Copy Power BI data model back to PBIX file

Do you know this message? “This file can’t be downloaded yet. You can’t download this file right now because it’s been modified using an XMLA endpoint.” How to copy the Power BI data model back to a PBIX file anyway, I describe in this post.

This file can't be downloaded yet. You can't download this file right now because it's been modified using an XMLA endpoint.

NOTE: The workaround described here is not officially supported by Microsoft. If you use this workaround, you do so at your own risk.

required tools:

To begin, we create an empty PBIX file by opening the Power BI Desktop and going directly to “File > Save As” to save the file. In this example I call the file “Container.pbix”.

Power BI Desktop save empty PBIX file

Now we extract the PBIX file using pbi-tools and the parameter “-modelSerialization Raw”. The parameter ensures that the model information is not split between directories and files, but is stored in a database.json file (BIM file).

pbi-tools extract '.Container.pbix' -modelSerialization Raw
pbi-tools extract

Using the Tabular Editor, we connect against the XMLA endpoint of our workspace.

Tabular Editor XMLA-Endpunkt

Then select the appropriate data model (database).

Tabular Editor database selection

Via “File > Save as” we now overwrite the database.json file in the “Model” directory of our extracted “Container.pbix” file with the loaded model

Tabular Editor Save data model as dabase.json

Now we compile the container with the integrated data model using pbi-tools.

pbi-tools compile '.Container' '.' PBIT -overwrite
pbi-tools compile

If we now open the compiled PBIT file with Power BI Desktop and perform the file update, we have the data model back in a PBIX file.

That’s it. ?


This file can't be downloaded yet
You can't download this file right now because it uses incremental refresh.

If your data model uses incremental refresh, you will need to do some editing of database.json before compiling.

You must replace the partitions of type “policyRange” with a partition of type “m” with the corresponding “expression”.

Visual Studio Code: Partitionen in database.json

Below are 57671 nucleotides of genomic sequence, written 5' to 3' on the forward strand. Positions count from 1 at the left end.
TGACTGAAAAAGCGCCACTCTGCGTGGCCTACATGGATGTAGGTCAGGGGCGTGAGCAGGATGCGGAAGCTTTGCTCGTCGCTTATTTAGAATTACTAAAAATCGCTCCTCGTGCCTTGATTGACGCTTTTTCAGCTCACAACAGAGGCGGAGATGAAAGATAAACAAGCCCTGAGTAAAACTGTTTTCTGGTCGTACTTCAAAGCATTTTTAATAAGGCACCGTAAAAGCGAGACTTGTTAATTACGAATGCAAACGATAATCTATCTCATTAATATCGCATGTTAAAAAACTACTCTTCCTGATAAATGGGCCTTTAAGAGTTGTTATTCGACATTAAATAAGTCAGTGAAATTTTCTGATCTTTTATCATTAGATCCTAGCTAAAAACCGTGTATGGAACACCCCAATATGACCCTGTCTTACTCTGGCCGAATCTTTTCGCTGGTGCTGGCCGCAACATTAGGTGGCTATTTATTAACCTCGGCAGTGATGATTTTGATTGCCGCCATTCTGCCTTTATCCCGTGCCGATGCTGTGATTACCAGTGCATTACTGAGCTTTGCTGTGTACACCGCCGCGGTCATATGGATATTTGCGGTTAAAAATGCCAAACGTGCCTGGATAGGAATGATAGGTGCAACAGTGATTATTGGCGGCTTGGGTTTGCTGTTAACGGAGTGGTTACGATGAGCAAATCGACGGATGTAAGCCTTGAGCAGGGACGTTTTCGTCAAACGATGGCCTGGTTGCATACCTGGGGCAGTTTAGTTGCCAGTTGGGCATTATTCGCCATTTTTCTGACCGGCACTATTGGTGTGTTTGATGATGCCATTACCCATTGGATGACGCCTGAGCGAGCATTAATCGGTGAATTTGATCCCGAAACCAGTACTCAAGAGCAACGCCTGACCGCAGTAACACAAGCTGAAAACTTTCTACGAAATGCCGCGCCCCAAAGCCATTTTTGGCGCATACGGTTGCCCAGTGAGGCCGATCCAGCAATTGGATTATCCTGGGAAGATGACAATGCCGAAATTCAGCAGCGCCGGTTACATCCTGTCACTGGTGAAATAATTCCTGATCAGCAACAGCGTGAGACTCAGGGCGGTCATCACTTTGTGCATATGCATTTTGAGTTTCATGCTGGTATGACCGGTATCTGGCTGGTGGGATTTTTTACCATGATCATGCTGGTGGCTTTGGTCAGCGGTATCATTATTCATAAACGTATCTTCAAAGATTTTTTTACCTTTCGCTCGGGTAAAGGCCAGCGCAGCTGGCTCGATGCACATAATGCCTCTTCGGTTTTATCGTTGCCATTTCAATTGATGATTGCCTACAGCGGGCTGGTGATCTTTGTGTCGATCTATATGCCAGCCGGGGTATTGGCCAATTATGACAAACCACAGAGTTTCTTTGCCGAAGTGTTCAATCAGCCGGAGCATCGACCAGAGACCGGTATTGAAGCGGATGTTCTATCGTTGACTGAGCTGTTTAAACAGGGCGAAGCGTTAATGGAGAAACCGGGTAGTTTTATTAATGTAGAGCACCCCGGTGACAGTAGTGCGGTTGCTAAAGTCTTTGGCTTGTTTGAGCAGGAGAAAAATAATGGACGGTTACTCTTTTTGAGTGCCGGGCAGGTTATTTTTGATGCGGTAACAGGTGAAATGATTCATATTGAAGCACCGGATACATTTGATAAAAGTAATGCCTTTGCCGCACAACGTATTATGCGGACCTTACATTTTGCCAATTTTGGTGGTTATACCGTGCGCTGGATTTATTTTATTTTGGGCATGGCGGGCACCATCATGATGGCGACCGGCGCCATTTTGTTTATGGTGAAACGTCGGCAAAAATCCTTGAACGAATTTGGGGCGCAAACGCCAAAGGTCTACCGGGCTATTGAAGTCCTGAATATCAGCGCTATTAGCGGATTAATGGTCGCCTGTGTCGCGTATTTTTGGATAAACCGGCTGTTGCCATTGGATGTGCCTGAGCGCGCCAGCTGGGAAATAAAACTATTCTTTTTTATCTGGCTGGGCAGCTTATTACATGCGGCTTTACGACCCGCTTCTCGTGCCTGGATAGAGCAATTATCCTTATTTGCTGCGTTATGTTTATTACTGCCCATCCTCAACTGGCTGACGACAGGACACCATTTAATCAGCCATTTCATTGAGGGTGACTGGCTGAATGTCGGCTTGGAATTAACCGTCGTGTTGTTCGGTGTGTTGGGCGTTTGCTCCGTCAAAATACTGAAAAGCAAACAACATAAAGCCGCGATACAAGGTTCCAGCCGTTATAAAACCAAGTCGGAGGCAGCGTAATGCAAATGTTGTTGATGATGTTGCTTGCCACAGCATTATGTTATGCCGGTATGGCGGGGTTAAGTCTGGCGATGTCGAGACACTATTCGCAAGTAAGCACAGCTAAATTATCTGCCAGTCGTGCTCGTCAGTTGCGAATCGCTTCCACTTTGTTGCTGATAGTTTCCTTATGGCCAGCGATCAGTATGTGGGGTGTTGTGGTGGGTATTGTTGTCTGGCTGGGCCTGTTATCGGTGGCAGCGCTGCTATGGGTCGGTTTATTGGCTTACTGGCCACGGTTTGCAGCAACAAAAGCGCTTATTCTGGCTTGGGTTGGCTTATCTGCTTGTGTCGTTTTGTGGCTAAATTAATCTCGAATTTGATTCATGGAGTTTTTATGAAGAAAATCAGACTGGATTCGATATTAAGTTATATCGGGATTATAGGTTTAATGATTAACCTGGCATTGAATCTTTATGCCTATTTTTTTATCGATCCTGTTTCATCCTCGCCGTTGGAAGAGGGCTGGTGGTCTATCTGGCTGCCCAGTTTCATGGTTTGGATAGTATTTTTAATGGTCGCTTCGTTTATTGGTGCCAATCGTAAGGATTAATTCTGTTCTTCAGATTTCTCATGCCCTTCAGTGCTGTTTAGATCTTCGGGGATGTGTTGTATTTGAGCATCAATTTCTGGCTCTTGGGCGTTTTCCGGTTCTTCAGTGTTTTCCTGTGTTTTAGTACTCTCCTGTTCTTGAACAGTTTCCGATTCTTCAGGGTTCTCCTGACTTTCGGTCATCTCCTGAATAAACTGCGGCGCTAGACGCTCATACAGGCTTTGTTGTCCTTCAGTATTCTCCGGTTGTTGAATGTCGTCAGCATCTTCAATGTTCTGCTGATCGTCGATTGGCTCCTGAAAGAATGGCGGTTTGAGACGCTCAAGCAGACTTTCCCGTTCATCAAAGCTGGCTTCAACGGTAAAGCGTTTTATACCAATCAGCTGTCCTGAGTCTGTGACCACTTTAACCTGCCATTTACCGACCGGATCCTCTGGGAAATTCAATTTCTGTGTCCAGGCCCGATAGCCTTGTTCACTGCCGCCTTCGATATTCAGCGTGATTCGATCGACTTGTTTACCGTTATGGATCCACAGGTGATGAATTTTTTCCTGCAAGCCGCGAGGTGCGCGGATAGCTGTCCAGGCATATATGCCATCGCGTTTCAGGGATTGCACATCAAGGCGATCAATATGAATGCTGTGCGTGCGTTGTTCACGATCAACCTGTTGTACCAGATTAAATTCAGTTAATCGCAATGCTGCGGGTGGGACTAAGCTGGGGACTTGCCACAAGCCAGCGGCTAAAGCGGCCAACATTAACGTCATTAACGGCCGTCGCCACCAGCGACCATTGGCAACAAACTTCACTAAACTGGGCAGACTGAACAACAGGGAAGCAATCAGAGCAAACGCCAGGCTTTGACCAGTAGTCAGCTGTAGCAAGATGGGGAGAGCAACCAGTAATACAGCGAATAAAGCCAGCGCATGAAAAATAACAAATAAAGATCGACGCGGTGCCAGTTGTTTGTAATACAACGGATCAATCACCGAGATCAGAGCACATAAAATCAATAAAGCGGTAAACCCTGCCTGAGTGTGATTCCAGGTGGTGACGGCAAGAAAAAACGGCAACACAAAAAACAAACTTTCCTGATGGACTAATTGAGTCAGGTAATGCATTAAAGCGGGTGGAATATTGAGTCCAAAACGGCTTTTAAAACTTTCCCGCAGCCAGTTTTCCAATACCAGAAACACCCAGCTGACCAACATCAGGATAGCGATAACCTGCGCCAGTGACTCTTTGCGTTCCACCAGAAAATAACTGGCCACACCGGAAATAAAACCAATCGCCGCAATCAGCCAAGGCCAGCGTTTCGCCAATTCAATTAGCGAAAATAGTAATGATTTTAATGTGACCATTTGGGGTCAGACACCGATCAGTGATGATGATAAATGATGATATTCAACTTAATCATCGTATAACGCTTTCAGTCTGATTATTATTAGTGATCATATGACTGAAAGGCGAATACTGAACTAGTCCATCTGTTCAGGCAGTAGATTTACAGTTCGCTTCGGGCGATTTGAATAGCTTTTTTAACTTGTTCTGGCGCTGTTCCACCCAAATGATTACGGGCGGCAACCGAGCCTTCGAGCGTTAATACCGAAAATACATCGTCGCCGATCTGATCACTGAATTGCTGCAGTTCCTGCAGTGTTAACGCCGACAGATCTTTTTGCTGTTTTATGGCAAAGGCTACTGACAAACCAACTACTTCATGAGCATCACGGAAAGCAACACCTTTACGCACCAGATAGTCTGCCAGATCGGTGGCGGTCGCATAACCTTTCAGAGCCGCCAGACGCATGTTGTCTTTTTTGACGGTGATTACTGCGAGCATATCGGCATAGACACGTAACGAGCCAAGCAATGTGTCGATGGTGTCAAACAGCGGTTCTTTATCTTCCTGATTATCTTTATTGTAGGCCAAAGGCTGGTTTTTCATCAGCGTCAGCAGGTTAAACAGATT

The required “expression” can be found as “sourceExpression” in the corresponding “refreshPloicy” of the query in the database.json file.

Visual Studio Code: "sourceExpression" in the corresponding "refreshPloicy" of the query

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Marcus Wegener

Marcus Wegener

Marcus Wegener ist Anwendungsentwickler für Business Intelligence und erstellt Lösungen, mit denen sich große Datenmengen schnell analysieren lassen. Kunden nutzen seine Lösungen, um die Vergangenheit zu analysieren, die Gegenwart zu steuern und die Zukunft zu planen, um damit mehr Erfolg zu generieren. Dabei ist seine einzigartige Kombination aus Wissen und Auffassungsgabe ein Garant für ihren Erfolg.

12 Gedanken zu „Copy Power BI data model back to PBIX file“

      1. Not the OP but I found it through Google. Unfortunately I cannot test it out now because I do not have sufficient rights on my machine. It looks good & is exactly what I’m looking for though!

  1. Hi Marcus

    Nice to see you here :-).
    We are deploying our changes via ALM toolkit to the dataset in pbi service.
    We have deployed a change that consist out of an added table and a relationship. Somehow the local file went missing and we have a previous local version but without the table and relationship. We usually deploying from the pbix to the workspace, but in this matter we want to do it the other way around. ALM detects the difference and it looks like it’s commiting the changes but the pbix file is not updated. Do you know if this scenario is supported? It’s a fully imported model

    Best regards


  2. This is very helpful, thanks. I’ve successfully completed all of these steps except when I try to open the PBIT file it says that it can’t be opened because it is encrypted or corrupted. Any idea what I may be doing wrong?

    1. Hi, I suspect that the data model uses features that are not directly supported by Power BI Desktop, such as multiple partitions.
      You are welcome to provide me with the file, then I will have a look at it.
      Keep me posted if you have solved the problem so we can all learn from it. ?

      There is now an article by Kurt Buhler that describes the same procedure. This way you can double check the individual steps.

  3. Any thoughts on how to accommodate error “The QueryDependencyGraph should not be null for a V3 model” ?

    I am trying to convert old SSAS models, built around 2020 on SSAS 2016, and I keep getting this error when I use the method above, no matter how I tinker with the settings it will not open.

    1. Hi Be,
      Kurt writes in his blog that there are differences in the .bim file for the different AS models.

      ? Limitation 1: Doesn’t work with AAS datasets
      The .bim file from an AAS dataset is not using the Power BI format. For example, the Model.DataSources Property does not exist in the Power BI metadata.

      If the AAS .bim and Power BI dataset .bim were the same, migration would be simple ?
      I would create a simple data model with Power BI and use it as a reference for customizations.

  4. Marc, I have tried to follow the method and everything looks fine. I only bump in the problem that PowerBI keeps saying I have pending changes in my queries. Any idea how to fix this?

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